Some type of colon cancer screening is essential to reduce death rates

Headlines are meant to grab your attention. So if you read yesterday that “colonoscopy does not reduce risk of death from colon cancer” it may have sent you into shock. Have we not been conditioned to believe that a colonoscopy is a rite of passage for the middle-aged?

The media headlines were based on results published in the New England Journal of Medicine from a first-of-its-kind large randomized trial. The study suggests that the benefits of colonoscopies for cancer screening in low-risk, asymptomatic people are overestimated. The 10-year study marks the first time colonoscopies have been compared head-to-head with non-cancer screening in a randomized trial.

The study may make people question whether to have the procedure. More troubling, the quotes people hear about the study in the news, on social media, and elsewhere can make them question whether they should be shown at all. However, while colonoscopy may not be the gold standard it has been shown to be, one or more colon cancer screening tools are essential for cancer detection and lower mortality rates.

Unpacking the study

A 2014 comprehensive literature review revealed that “there is no available evidence from RCTs to support the effectiveness of colonoscopy as a colorectal cancer screening test.” Thus, using an RCT methodology, the recently released landmark study sought to test the effect of colonoscopy screening on the risks of both colon cancer and related deaths. Findings over a 10-year period showed that colonoscopies for colon cancer screening had no statistically significant effect on the risk of cancer deaths.

However, in the trial, the 10-year risk of colon cancer was 18% lower among participants who were told to have a screening colonoscopy than among those who were not screened. Also, only 42% of patients randomized to colonoscopy completed the test. Among patients who actually had a colonoscopy, there was a 31% reduction in colon cancer and a 50% reduction in mortality.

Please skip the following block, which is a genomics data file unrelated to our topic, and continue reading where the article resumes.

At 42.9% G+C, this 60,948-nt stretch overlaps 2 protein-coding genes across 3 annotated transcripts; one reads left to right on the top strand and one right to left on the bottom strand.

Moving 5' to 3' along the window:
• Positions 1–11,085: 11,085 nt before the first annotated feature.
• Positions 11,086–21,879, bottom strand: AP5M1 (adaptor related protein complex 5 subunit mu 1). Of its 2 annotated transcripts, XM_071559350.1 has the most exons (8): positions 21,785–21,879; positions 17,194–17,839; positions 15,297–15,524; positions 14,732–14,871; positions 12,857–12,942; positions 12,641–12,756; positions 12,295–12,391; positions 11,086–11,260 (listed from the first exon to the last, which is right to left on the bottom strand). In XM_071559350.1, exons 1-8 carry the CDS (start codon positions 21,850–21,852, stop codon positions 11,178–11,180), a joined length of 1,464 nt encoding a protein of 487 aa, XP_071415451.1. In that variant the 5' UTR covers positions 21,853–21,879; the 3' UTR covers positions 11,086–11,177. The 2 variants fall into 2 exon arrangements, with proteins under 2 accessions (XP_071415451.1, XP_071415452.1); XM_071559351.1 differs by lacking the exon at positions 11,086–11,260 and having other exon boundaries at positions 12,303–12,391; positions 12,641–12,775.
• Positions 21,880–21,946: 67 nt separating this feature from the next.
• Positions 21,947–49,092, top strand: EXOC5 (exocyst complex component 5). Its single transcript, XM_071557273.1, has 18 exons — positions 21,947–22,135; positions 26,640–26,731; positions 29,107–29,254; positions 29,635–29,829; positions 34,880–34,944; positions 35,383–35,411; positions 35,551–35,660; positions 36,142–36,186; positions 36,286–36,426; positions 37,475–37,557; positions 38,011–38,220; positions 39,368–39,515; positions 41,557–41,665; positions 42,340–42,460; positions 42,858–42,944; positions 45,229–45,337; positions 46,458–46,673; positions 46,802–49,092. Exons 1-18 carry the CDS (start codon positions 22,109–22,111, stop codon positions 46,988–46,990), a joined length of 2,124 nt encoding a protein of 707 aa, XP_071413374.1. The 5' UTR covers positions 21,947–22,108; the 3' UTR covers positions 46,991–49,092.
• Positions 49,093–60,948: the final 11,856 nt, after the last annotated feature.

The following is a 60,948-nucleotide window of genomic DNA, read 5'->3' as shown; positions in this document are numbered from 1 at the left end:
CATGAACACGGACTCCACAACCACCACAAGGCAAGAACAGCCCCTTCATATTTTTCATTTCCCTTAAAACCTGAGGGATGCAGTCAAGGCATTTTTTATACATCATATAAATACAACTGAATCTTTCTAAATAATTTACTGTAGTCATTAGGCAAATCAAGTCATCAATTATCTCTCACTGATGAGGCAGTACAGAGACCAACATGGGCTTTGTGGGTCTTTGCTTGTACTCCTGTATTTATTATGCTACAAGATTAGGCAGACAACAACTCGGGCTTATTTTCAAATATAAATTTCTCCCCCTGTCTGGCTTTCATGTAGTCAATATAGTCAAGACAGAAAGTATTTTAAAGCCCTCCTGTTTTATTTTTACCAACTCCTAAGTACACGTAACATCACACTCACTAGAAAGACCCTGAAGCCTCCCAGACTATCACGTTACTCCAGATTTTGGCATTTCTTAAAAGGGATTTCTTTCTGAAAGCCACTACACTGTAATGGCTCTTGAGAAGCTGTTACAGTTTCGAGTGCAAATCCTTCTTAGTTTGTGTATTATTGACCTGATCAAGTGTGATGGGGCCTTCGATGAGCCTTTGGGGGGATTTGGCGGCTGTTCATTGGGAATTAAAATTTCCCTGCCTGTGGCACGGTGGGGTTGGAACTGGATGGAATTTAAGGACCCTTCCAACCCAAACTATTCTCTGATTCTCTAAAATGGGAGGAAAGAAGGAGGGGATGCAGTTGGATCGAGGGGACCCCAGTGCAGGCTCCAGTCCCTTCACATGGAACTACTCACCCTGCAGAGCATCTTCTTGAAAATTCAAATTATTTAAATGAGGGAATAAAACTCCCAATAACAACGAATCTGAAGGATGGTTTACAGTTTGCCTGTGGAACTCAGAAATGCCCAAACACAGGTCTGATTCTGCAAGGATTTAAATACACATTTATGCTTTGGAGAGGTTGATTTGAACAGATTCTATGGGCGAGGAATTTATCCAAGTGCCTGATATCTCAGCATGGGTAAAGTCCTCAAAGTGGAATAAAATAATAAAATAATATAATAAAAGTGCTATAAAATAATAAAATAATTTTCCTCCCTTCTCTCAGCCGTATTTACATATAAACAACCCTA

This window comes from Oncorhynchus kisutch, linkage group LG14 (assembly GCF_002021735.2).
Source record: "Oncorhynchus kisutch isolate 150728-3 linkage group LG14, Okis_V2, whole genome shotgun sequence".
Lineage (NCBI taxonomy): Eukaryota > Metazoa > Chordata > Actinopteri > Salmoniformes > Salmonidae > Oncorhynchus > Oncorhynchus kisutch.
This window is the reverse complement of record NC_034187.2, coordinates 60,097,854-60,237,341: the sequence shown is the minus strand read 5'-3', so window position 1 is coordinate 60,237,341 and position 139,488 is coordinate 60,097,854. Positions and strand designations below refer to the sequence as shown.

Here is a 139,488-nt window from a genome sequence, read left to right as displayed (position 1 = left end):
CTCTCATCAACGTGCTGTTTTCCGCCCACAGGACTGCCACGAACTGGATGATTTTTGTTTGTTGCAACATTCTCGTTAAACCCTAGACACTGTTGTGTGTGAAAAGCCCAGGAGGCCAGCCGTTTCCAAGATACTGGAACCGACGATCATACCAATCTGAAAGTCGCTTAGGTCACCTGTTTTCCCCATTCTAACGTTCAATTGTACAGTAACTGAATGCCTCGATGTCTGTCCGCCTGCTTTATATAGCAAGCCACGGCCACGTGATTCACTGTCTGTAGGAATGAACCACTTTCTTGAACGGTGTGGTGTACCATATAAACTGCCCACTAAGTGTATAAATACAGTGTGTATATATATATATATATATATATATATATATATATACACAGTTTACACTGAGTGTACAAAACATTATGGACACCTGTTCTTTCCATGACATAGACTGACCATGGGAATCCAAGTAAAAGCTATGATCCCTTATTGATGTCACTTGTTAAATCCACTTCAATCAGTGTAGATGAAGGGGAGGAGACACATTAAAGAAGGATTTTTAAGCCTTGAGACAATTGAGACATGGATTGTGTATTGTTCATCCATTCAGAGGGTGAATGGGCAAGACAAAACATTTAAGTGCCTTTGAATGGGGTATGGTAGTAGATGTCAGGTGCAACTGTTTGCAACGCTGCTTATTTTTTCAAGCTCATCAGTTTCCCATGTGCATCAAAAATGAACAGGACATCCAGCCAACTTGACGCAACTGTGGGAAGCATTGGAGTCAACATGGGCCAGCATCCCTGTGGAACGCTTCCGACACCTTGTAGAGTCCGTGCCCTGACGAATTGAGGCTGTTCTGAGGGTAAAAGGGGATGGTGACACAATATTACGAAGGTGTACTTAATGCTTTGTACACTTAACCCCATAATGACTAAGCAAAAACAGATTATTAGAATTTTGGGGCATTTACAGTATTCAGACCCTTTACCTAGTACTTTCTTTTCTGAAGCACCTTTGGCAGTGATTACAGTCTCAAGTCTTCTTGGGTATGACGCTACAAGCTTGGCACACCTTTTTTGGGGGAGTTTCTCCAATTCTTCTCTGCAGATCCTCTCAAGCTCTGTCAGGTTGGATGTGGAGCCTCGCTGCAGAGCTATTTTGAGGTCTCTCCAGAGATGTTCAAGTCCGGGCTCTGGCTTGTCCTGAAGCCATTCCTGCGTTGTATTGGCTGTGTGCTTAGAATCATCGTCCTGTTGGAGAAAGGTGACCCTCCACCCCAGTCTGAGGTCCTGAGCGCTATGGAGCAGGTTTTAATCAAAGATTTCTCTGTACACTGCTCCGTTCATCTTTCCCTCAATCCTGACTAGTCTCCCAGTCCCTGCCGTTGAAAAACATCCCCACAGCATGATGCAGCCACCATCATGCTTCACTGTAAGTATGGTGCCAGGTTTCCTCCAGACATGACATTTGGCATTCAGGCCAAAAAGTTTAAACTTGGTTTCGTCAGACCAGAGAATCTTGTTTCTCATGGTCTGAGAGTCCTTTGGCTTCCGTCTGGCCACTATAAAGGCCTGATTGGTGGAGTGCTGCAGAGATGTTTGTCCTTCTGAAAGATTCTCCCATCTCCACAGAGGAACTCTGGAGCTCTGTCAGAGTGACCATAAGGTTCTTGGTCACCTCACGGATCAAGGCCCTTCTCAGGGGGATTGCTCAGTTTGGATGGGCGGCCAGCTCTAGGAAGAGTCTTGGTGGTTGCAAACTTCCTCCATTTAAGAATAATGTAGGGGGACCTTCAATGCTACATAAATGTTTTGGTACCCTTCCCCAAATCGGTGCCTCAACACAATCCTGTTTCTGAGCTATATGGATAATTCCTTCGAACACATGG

What the study doesn’t say

Colorectal cancer is the third leading cause of cancer-related death in men and women in the US. It is predicted to cause more than 52,000 deaths this year. Colon cancer screening is a vital tool in reducing the incidence of cancer deaths. And, this doesn’t just apply to people who are at risk. Low-risk, asymptomatic individuals benefit from screening.

In a 2021 study published in Lancet Oncology, researchers found that since 2000 the incidence and mortality of colon cancer has declined more in European countries with long-standing programs of stool screening, sigmoidoscopy, or colonoscopy than in countries with more recently implemented programs. or no large-scale programs at all.

In addition, in the US and Europe, death rates from colon cancer are in long-term decline. A variety of screening tools used in the US and Europe appear to have played an important role in reducing colorectal cancer death rates.

There has always been confusion about colon cancer screening tools, in part because there are so many options. Some, including flexible sigmoidoscopy and fecal immunochemical testing (FIT), have more evidence to support RCT than others. Flexible sigmoidoscopy is a procedure in which a trained doctor uses a flexible, narrow tube with a light and tiny camera on one end to look inside a person’s rectum and lower colon. A sigmoidoscopy is less invasive than a colonoscopy because it only examines the lower part of the colon, while a colonoscopy examines the entire colon. A sigmoidoscopy is generally recommended once every five years, while a colonoscopy is recommended once every 10 years. Both sigmoidoscopy and colonoscopy can detect and remove polyps.